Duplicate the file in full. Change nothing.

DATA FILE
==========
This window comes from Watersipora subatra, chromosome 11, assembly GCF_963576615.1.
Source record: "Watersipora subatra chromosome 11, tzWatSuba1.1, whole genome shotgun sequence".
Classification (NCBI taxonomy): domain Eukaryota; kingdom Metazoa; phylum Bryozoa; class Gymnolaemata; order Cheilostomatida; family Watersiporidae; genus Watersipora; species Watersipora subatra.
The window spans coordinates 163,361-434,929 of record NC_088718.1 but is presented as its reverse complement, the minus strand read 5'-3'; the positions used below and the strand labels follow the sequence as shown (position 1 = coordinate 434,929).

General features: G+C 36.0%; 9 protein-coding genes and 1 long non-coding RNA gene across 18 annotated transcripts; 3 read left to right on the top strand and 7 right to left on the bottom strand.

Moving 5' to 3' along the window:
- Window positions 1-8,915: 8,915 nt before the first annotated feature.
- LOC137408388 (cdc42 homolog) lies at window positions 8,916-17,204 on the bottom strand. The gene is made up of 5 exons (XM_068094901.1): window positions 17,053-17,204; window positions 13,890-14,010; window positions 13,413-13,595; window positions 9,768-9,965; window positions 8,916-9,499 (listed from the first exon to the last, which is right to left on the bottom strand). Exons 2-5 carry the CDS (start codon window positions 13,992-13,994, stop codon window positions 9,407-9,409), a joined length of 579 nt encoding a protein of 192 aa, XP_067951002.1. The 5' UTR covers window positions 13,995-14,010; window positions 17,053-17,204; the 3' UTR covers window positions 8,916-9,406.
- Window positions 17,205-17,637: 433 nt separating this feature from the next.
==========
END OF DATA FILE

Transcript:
This window comes from Watersipora subatra, chromosome 11, assembly GCF_963576615.1.
Source record: "Watersipora subatra chromosome 11, tzWatSuba1.1, whole genome shotgun sequence".
Classification (NCBI taxonomy): domain Eukaryota; kingdom Metazoa; phylum Bryozoa; class Gymnolaemata; order Cheilostomatida; family Watersiporidae; genus Watersipora; species Watersipora subatra.
The window spans coordinates 163,361-434,929 of record NC_088718.1 but is presented as its reverse complement, the minus strand read 5'-3'; the positions used below and the strand labels follow the sequence as shown (position 1 = coordinate 434,929).

General features: G+C 36.0%; 9 protein-coding genes and 1 long non-coding RNA gene across 18 annotated transcripts; 3 read left to right on the top strand and 7 right to left on the bottom strand.

Moving 5' to 3' along the window:
- Window positions 1-8,915: 8,915 nt before the first annotated feature.
- LOC137408388 (cdc42 homolog) lies at window positions 8,916-17,204 on the bottom strand. The gene is made up of 5 exons (XM_068094901.1): window positions 17,053-17,204; window positions 13,890-14,010; window positions 13,413-13,595; window positions 9,768-9,965; window positions 8,916-9,499 (listed from the first exon to the last, which is right to left on the bottom strand). Exons 2-5 carry the CDS (start codon window positions 13,992-13,994, stop codon window positions 9,407-9,409), a joined length of 579 nt encoding a protein of 192 aa, XP_067951002.1. The 5' UTR covers window positions 13,995-14,010; window positions 17,053-17,204; the 3' UTR covers window positions 8,916-9,406.
- Window positions 17,205-17,637: 433 nt separating this feature from the next.